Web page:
During the next stage of development, from ages around three to six, there is more learning from experiences but also coupled with some vague ability to recall it, and even to verbalize it. Positive experiences from this time include those similar to the earlier ones, but there is also the beginning of verbal teaching or rather training, and these lessons sink deeply into the brain. At this time, behavioral rules are put in place, which cover a gamut of activities and relationships. Someone in their later life may completely depart from his childhood religion, but will still feel that there are rules he should follow and further that there should be rules of behavior and everyone should follow them. Improved Buddhism has some logical rules for behavior, and they are likely strongly overlapping with any other sets of rules that individual learned in his early years. Philosophers might dispute the existence of any such rules, as it is a controversy stretching back thousands of years, but this has no impact on virtually all humans. They instead have feelings generated by their early experiences.


Early experiences are not necessarily based on pleasurable experiences, but may involve the fear that a young child feels when threatened or worse. Fear experiences also write deeply into the brain, and an individual might feel behaioral rules are necessary because of them, or because of both pleasurable and fear experiences working together. Fear might be an even stronger indoctrinator than instinctual pleasure, and the human mind is built to cope with it and to adapt to reduce any threats to well-being. Young children have few options but to obey, and so the adoption of a rote behavior in different situations will be something that buries itself deep in the brain, leading eventually to an adult who feels strongly about rules of behavior of different types.


When a child reaches the age when reasoning starts, the mysticism and supernatural phenomena that were part of these legacy religions may serve as good exercises in reasoning, and this would gradually diminish the attractiveness of them. This leaves something like Improved Buddhism standing upright and able to meet any standards of reasoning the individual can reach. So, that part of Improved Buddhism which is related to feelings is similar to the legacy religions sufficiently to produce some of the same feelings, pleasure by association with family connections or reduction of fear, while that which is amenable to reason is able to get through the gates of logic.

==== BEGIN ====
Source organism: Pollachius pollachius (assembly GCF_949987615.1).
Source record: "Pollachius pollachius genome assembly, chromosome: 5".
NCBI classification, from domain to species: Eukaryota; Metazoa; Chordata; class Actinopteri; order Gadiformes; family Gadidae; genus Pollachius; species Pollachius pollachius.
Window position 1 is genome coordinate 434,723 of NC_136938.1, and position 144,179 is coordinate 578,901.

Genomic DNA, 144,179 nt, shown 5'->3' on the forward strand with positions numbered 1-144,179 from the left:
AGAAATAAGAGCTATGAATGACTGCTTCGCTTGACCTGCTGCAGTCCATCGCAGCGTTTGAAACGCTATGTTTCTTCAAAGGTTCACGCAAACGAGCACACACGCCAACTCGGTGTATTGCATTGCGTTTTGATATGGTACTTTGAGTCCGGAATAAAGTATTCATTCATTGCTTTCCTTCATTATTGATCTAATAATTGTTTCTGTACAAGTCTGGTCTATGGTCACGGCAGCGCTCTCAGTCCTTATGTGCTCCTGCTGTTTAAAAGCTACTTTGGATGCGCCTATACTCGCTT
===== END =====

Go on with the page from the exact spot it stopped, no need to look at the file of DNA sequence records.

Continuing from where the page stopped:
Someone who was not raised with any religious influences around, at least directly, may have secondary influences that also might propel them to Improved Buddhism. If an individual is parented by people who have no religious adherence, but who were raised by people who did, they would still have some derivative feelings that there is a moral code, a code for behavior for oneself and for interacting with others, even though they have no solid background which would lead to it. These second generation partially religious people might produce the same early childhood experiences as those who were within a religion. The young child hears how there are rules for behavior, without hearing any supernatural threats or promises to back them up. A child of this age does not question things from a causal point-of-view however, but is just satisfied to hear things to memorize and act upon from his guardians. Even a third generation religious person, for whom two generations have passed since religion played a role in an direct way in someone's belief system, there could be the feeling that there should be a moral code, or that some specific forms of behavior are mandatory.